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Prevent West Nile Virus

west nile virus
The West Nile virus season has arrived. The season begins in spring and runs through the late fall. However, in the warmer states, West Nile virus is a year-round threat. The West Nile virus was first discovered in the 1930s in the West Nile district of Uganda. Now, the US has been plagued with this deadly disease too.

This is the time of year to worry about mosquito bites. The West Nile virus is an infectious disease, which is spread to humans by mosquitoes. This virus can cause serious problems. Symptoms can be as mild as a slight headache or as severe as respiratory failure. Discover how to prevent virus-carrying mosquitoes from breeding and biting. Become educated about the signs and symptoms of this potentially fatal disease. Knowing this information could be a matter of life and death.

Birds are the Culprits and Mosquitoes are the Carriers

The West Nile virus actually infects birds, not mosquitoes. The mosquito is merely the vehicle that carries the virus from an infected bird to an unsuspecting human. First the mosquito bites an infected bird and then it bites a human. The virus then goes into the human’s bloodstream. From there, it can spread to the spinal cord or the brain.

According to the Center for Disease Control, humans don’t spread the West Nile virus to other humans (except nursing mothers can transfer it to their babies). The germ that causes the West Nile virus is in a group called flaviviruses. Mosquitoes or ticks transmit these viruses. People need to learn how to prevent this life-threatening viral infection.

West Nile Causes Meningitis, Encephalitis, and Poliomyelitis

Anyone can contract this virus. However, people over 50 and those with autoimmune problems are at higher risk for potential problems. The most serious form of the disease is West Nile encephalitis. Encephalitis means inflammation of the brain.

The virus can also cause meningitis when the virus attacks and inflames the membrane around the brain and spinal cord. This can cause symptoms that vary greatly in intensity. An infected person may experience anything from a stiff neck to a coma.

West Nile poliomyelitis occurs as a result of inflammation of the spinal cord. This type of poliomyelitis can occur suddenly. People need to be diagnosed quickly and correctly. Testing blood and spinal fluid can pinpoint the problem so the correct treatment can be initiated promptly. Polio weakens muscles, paralyzes, and causes the lungs to stop working.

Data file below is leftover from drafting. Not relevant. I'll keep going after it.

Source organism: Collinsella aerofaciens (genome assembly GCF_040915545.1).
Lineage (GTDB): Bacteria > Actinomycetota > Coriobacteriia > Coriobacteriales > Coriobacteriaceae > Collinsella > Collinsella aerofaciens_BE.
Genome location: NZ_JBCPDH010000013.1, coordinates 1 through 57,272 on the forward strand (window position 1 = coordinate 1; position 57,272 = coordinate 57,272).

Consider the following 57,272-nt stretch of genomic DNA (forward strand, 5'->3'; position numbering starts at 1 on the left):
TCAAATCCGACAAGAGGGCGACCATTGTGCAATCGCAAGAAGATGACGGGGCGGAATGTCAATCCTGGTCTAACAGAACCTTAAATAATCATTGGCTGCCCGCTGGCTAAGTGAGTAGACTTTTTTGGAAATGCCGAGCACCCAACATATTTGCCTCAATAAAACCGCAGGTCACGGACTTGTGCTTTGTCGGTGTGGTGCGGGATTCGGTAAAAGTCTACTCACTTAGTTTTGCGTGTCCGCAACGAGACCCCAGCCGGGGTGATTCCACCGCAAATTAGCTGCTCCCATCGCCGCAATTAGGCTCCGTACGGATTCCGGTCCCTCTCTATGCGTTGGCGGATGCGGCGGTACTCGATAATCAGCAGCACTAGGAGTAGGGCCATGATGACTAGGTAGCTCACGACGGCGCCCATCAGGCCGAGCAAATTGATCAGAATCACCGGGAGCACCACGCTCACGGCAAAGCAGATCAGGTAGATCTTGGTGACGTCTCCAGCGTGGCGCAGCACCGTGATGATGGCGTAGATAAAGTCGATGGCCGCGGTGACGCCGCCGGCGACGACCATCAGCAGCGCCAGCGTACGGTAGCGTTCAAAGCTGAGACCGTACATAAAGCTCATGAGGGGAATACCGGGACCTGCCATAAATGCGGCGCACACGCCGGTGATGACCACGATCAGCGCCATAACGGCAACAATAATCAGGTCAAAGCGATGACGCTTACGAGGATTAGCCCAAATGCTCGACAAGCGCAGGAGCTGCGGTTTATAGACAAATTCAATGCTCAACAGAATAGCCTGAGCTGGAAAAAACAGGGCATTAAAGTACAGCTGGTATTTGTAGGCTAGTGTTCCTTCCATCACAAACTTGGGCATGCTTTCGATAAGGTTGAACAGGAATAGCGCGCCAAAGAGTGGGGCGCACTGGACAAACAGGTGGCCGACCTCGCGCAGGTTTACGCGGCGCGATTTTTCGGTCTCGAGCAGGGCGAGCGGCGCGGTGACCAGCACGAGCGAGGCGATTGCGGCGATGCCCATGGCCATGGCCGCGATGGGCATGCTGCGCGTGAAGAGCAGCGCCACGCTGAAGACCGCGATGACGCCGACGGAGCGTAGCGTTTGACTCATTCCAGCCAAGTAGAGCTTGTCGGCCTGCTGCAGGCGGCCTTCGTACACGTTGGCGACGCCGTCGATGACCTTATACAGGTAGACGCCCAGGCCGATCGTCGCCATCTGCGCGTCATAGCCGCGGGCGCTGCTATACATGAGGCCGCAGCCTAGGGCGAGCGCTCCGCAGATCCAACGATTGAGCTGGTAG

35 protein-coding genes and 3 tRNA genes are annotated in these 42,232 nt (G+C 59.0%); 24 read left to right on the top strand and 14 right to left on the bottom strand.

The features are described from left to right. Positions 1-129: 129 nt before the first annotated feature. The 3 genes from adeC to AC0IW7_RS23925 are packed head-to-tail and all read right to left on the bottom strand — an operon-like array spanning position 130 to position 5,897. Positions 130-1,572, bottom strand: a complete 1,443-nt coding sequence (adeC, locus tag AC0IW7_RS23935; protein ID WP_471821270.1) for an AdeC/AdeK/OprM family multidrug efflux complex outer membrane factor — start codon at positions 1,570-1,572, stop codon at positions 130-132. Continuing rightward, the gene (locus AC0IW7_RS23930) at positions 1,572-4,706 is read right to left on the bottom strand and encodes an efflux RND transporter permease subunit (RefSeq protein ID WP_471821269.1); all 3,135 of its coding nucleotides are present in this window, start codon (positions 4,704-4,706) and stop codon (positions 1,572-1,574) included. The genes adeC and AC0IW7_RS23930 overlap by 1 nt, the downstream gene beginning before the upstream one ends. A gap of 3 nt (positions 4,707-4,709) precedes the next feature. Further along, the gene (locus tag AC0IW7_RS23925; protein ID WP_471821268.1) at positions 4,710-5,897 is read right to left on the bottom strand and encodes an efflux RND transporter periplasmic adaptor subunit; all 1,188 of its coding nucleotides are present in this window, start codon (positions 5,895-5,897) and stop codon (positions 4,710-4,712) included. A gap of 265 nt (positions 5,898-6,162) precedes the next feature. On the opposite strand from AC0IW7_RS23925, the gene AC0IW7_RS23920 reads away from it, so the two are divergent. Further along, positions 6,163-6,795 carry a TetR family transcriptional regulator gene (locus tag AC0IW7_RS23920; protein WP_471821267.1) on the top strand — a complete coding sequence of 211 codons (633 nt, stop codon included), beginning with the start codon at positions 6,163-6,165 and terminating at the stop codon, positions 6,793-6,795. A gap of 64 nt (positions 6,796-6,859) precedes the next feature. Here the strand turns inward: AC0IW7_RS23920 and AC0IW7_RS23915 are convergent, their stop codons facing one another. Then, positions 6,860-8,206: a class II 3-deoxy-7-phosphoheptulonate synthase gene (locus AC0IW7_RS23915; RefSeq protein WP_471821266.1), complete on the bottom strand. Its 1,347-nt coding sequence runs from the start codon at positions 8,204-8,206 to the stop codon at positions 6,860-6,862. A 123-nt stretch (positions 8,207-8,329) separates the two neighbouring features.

Prevent Mosquitoes From Breeding and Biting

Remove all freestanding water around the neighborhood. Water containers for birds and pets need to be emptied and cleaned weekly, at the least. Install, repair, or replace house screens. The Center for Disease Control recommends using insect repellents to protect against bites.
There are three often-recommended insecticides that are registered with the EPA.
  1. DEET
  2. Picaridin
  3. Oil of Lemon Eucalyptus
Spraying exposed skin and clothing will ward off potential trouble. However, don’t apply sprays to the skin that is under the clothes—that could cause irritation. Follow all directions carefully. (Be sure to wash off the insecticides after each use.) For the best protection, wear shoes and socks and long sleeved shirts and pants. Tuck in all clothes to avoid insects crawling next to the skin. Avoid the outdoors at dusk or dawn, as these are the times of day when mosquitoes swarm.

Learn How to Spot Potential ProblemsMost people who contract this virus don’t ever know it. The symptoms are mild and they fade away without treatment within a couple of weeks. Those symptoms are usually vague and mundane such as: headaches, body aches, and loss of appetite, fever, diarrhea and sometimes a rash. These complaints are minor so people usually don’t seek medical attention when they occur. Other symptoms are more severe: high fevers, severe headaches, stiff neck, confusion, convulsions, sudden weakness or coma. These problems are serious enough to warrant immediate medical attention.

Outcomes range from complete and rapid recoveries to little progress after a year of medical treatment. If anyone exhibits unexplainable symptoms, they might want to be screened for the West Nile virus.There is no specific treatment, so prevention is key. There is no specific protocol of treatment for the West Nile virus. Most often, no treatment is even recommended. The symptoms simply fade away on their own within two weeks. However, for people with more serious symptoms, misdiagnosis can delay life-saving treatment. Blood and spinal fluids can be tested to detect the West Nile virus.

For those with serious complications the treatments can be intense and long term. And even after all that, the damage sometimes can’t be repaired. Many scientists are working on it, but no vaccine has been developed yet. So prevention is the key to avoiding this mosquito transmitted, life threatening, virus.

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